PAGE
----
German sports goods firm Adidas-Salomon says it has struck an agreement to buy US rival Reebok for 3.1bn euros ($3.8bn; £2.1bn).
Boss Herbert Hainer wants Adidas to take a big leap forward
The tie-up could create a challenger to Nike in the US market.
Adidas boss Herbert Hainer said that the deal "represents a major strategic milestone for our group".
The takeover still needs to be approved by Reebok shareholders and competition authorities. If cleared, the deal should be completed in early 2006.
Reebok's shares rose 30% on Wednesday - reaching $51 - as reports of takeover talks appeared on the websites of financial papers.
Adidas' offer is worth $59 per share in cash.
"This is a once in a lifetime opportunity to combine two of the most respected and well-known companies in the worldwide sporting goods industry", said Mr Hainer.
The combined group will have worldwide athletic footwear sales of 9bn euros, Adidas said.
The list of celebrities promoting Adidas includes football star David Beckham and singer Missy Elliott. Reebok tried to rejuvenate its youth appeal with a controversial advert featuring rapper 50 Cent. Its US sport licensing deals include the National Football League and National Basketball Association.
North America accounts for roughly half of the global sporting goods market, and Adidas said buying Reebok would more than double its North American sales to 3.1bn euros.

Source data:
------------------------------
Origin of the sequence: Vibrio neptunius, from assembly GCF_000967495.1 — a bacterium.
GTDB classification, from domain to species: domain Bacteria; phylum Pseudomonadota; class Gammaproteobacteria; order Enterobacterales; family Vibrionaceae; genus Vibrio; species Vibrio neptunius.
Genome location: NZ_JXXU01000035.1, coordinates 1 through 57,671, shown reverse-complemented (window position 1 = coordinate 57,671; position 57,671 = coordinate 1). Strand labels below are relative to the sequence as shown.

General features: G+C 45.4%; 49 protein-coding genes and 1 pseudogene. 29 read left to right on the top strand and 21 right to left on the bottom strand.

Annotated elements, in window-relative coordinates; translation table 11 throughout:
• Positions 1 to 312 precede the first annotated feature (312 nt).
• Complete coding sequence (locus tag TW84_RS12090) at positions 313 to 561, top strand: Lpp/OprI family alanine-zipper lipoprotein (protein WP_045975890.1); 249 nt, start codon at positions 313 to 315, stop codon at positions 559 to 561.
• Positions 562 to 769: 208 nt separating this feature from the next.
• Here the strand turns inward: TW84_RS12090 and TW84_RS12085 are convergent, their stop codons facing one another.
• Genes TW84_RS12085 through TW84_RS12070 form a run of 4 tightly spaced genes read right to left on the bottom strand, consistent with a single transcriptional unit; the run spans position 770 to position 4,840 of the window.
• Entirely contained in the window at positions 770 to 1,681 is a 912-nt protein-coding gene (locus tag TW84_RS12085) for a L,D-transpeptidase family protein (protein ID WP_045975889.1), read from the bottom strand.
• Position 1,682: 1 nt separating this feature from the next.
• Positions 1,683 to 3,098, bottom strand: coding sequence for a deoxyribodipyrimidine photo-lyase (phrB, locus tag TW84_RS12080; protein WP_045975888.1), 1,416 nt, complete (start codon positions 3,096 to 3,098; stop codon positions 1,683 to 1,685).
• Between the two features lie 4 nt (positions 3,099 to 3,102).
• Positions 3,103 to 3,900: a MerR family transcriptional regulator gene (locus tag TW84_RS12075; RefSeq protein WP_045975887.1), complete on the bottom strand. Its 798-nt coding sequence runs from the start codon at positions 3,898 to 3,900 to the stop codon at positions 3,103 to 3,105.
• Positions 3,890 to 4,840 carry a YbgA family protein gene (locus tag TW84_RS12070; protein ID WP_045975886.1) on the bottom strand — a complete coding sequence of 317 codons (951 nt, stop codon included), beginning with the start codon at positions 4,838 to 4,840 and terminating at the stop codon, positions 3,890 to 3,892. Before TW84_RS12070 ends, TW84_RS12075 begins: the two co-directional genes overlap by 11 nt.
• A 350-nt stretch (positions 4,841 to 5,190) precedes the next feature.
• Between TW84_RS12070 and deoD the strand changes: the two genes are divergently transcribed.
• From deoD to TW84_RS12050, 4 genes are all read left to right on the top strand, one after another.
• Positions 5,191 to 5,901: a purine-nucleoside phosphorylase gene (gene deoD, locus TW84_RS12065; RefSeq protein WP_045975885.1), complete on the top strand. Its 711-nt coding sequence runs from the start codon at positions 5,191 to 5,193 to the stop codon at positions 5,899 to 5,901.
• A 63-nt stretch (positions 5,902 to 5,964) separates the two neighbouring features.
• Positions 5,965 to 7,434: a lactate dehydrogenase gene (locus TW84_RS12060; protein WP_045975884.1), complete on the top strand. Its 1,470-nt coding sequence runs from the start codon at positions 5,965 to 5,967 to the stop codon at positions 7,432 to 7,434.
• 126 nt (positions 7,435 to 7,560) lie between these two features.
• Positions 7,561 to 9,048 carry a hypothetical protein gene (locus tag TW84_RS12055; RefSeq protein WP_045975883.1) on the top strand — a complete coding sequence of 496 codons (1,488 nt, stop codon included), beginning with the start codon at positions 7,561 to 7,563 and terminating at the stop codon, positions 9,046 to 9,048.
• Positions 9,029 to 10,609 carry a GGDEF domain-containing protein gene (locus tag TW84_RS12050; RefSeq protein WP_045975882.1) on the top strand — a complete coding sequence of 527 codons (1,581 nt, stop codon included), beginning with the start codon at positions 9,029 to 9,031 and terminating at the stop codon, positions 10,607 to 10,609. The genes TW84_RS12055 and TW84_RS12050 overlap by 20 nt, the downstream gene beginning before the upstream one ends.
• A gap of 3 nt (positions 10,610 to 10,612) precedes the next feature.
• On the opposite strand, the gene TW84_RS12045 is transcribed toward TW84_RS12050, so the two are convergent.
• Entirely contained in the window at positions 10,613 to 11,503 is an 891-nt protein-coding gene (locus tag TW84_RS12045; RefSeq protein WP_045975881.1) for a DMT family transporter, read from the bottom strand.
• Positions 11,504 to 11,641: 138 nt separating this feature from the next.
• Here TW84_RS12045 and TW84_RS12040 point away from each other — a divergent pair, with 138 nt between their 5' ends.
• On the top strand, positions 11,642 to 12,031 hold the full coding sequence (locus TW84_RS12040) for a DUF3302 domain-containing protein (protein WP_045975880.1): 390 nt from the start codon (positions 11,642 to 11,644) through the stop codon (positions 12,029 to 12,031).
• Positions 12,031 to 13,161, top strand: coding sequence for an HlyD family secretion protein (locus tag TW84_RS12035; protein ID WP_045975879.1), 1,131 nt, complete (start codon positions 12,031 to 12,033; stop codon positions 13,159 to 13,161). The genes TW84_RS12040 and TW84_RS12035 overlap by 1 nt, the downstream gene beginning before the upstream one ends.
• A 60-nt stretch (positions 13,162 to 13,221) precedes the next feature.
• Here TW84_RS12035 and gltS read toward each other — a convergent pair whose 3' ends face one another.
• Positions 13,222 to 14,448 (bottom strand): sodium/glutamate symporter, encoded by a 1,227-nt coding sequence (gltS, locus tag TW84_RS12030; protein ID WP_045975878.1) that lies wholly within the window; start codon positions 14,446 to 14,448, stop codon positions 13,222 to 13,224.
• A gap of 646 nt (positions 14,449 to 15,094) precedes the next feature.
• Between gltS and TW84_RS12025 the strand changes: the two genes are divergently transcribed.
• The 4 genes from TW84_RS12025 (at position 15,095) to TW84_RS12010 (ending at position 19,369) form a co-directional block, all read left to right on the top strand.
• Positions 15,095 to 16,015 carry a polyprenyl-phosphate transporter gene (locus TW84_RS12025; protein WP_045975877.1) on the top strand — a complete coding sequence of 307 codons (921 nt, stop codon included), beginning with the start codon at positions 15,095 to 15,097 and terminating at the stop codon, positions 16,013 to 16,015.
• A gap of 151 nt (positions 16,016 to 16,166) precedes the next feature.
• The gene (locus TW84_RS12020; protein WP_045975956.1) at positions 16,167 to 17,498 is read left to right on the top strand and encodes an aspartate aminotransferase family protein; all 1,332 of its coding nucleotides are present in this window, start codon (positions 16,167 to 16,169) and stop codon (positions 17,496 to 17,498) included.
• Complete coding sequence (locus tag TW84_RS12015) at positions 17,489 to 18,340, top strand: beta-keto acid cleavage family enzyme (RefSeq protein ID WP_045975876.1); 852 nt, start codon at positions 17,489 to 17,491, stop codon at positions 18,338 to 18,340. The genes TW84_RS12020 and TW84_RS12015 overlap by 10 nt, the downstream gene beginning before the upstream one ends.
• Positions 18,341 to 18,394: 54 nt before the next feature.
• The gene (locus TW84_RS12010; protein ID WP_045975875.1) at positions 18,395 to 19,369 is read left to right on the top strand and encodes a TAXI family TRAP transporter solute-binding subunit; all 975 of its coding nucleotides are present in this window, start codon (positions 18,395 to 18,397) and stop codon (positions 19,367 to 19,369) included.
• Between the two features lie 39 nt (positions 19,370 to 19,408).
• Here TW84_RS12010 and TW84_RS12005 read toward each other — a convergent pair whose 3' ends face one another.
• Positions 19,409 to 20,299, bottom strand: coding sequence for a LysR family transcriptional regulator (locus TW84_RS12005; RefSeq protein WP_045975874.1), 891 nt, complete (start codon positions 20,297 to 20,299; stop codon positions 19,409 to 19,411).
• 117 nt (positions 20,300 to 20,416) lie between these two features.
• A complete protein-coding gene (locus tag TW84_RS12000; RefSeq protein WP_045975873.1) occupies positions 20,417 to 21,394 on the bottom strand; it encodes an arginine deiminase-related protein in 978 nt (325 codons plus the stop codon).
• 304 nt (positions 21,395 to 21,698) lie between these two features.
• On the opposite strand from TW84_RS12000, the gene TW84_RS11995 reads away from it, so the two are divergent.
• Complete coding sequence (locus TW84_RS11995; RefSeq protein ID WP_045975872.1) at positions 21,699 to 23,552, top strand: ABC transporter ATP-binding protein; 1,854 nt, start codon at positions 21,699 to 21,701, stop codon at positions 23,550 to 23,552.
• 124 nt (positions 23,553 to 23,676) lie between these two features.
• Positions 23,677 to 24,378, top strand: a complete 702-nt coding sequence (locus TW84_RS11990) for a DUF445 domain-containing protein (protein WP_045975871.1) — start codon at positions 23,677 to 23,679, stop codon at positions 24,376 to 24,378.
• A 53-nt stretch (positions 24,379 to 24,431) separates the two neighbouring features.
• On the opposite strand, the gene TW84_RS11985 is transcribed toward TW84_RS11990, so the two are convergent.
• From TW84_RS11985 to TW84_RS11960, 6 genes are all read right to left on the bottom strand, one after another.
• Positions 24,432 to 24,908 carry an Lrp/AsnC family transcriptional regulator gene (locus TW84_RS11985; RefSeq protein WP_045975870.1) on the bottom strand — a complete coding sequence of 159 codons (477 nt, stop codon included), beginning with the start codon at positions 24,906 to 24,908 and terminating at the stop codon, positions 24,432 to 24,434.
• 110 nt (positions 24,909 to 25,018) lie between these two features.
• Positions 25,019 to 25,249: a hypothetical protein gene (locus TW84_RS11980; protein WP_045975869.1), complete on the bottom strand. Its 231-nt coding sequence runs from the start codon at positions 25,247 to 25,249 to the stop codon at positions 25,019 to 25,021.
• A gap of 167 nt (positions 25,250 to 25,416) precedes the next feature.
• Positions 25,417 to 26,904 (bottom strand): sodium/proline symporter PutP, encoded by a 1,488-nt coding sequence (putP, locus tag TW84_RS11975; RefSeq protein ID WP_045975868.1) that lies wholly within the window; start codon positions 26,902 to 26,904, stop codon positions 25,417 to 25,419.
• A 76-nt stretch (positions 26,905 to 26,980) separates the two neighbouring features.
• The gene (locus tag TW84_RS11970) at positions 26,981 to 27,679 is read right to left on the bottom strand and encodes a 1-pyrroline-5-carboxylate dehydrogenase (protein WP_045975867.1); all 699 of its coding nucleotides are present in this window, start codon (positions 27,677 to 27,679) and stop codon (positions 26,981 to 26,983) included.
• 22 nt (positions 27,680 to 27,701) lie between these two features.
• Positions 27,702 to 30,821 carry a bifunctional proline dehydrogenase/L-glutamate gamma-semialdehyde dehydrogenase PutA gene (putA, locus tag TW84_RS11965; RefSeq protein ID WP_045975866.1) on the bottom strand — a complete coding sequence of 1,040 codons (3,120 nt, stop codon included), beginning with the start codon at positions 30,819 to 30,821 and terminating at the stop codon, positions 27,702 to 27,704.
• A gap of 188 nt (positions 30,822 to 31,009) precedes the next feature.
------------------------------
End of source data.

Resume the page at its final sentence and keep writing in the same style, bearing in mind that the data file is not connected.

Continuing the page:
The firm added that the deal would bring it wider geographic reach and a more balanced sales portfolio. Among the benefits, it listed Reebok's presence in North America and Adidas' ability to bring its greater expertise in Europe and Asia to bear on Reebok's profile there.
The combined group's brands will be anchored by the Adidas and Reebok labels, but will also include Taylormade, Rockport, Greg Norman Collection, Maxfli, CCM, Jofa and Koho.
It would have about 20% of the US sports shoe market, while Nike has 36%.
Adidas was known to be targeting a stronger position in the US market.
In May, it sold off its struggling Salomon winter sports equipment business to Finnish firm Amer in order to concentrate on footwear.
As it announced its takeover plans, Adidas also unveiled better-than-expected profits.
Its second-quarter net profits jumped 33% to 94m euros, after adjustments were made for the sale of the Salomon business.
Sales rose to 1.5bn euros from 1.4bn in the same period a year earlier.
It expects a further boost to sales from the 2006 World Cup Championship which is taking place in Germany.